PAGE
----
just more disorder in the crumbling system,this time in the form of asset bubbles

        just more deceit and lies

        i now deem all our incompetent Govt’s actions as sinister,until proven otherwise

      • McGoo

        Ducksfeet : You should check with your lender exactly how much you still owe on your mortgage. Usually, mortgages are structured so that for the first few years you are mostly paying interest, not capital, so the amount owing does not go down much.

        Kinsele2 : You’re right, houses are still overpriced, and rising prices is a bad thing. However, the era of 20-somethings buying a house in Dublin is probably over for the foreseeable future, unless the supply/demand/credit/wages balance changes dramatically.

  6. Milton Friedman

    Good point but negative or positive equity is irrelevant if you live in the house and are making the repayments. You might feel poorer/richer but only if you have to crystalise a loss is it a real issue.
    You may be paying more to live in the house than you would have to have done if you bought later, but interest costs are now lower so affordability is better.
    You might check your math though. Prices have not fallen as far below peak as you show. Dublin is 33.1% down on your figures, it may then need a 49.6% rise from the current lower value to get back to where it was but it’s not fallen 49%.

    I suggest that Rational people should rent in Dublin and buy in Cork. Discuss?

  7. michaelcoughlan


    A very good follow up on the previous article on commercial property. Two points though; The massive foreign reits are squeezing out more people than older cash buyers. Also your info on prices was from daft which are only asking prices. If you took the data from the site which registers actual sale values your yields will be a lot higher and property values lower.

    Factor in the fact that sale prices are waaaaaaaaaaaay below production costs means no new supply for a loooooooooooooooong time increasing upwards pressure on rents.

    Government policies are only making the problems worse charging taxes on loss making properties.

    Best regards,


    • GF

      “..sale prices are waaaaaaaaaaaay below production costs…”

      I agree with everything you say Michael, but was hoping you could explain the above line to me as not sure if you were being sarcastic or just repeating it.

      My concern is that loads of builders/developers are stating, as if complete fact, that the cost of building is €X.XX per square meter.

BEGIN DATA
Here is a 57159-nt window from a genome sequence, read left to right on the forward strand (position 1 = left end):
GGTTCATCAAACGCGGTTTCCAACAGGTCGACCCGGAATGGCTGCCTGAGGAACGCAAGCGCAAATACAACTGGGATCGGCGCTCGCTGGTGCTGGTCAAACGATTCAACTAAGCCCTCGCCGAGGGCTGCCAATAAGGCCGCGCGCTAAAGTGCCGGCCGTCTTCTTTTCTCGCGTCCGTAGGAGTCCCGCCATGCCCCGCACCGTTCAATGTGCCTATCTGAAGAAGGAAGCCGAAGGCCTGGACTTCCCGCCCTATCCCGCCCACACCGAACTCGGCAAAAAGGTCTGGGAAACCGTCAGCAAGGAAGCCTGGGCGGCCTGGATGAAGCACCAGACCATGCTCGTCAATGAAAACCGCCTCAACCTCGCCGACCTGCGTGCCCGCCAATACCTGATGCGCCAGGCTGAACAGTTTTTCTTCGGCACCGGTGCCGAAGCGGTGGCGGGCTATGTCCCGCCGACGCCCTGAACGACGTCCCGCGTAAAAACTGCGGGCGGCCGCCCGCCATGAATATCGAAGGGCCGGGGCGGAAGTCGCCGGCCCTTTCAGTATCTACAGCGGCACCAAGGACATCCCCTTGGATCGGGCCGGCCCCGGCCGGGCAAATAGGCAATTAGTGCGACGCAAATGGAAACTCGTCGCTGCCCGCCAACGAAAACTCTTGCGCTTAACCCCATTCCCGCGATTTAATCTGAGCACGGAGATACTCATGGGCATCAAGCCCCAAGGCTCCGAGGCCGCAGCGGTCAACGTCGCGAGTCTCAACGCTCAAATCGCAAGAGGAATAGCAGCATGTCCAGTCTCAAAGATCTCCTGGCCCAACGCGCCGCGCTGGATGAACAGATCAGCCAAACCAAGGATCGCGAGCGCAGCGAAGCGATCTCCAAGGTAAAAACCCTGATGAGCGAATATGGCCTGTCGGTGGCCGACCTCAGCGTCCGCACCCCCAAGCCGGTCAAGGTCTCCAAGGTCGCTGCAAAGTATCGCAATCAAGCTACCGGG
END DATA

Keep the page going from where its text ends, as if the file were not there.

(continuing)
This is based on boom price building, and their own inflated massive projected profits, salaries of trades (that have dropped completely), materials (bricks etc.) that have since dropped in price, and much more (forgot to mention land prices).

      I just wonder if the cost of building is anywhere close to what they state. I have three separate friends/family building their own homes is different areas of the country – the cost to them is NOTHING CLOSE to what prices the developers (and NAMA) come out with, we are talking 40% of what they claim for top of the range building and fixture and fittings (much better than the lads will build.

      “These houses are selling for below cost, it can’t go on” is spin, pure spin, to give people the idea that this badly located three bed semi, poorly built with no sound proofing, poor insulation (etc.) is actually cheaper than it would cost to build yourself now. You have to buy it. You have to. It is below cost. It can’t go on. It’s below cost. What are you waiting for. The person who built this is getting sick into a bucket. But not you, not you when you buy at below cost prices. This can’t go on. Have you made your decision yet. Can I help. Did I mention it was below cost and this pricing simply can’t go on.

      What amazes me is that no one questions this continuing nonsense. PRODUCTION COSTS should not include the developers 48 FOOT BOAT and FERRARI. Nor should it include his daughter’s €80k salary for sitting at a desk twice a week for an hour.

      Sorry I could rant about this forever… I will stop, but just wondering, have you made a decision yet?

      • michaelcoughlan

        Hi GF,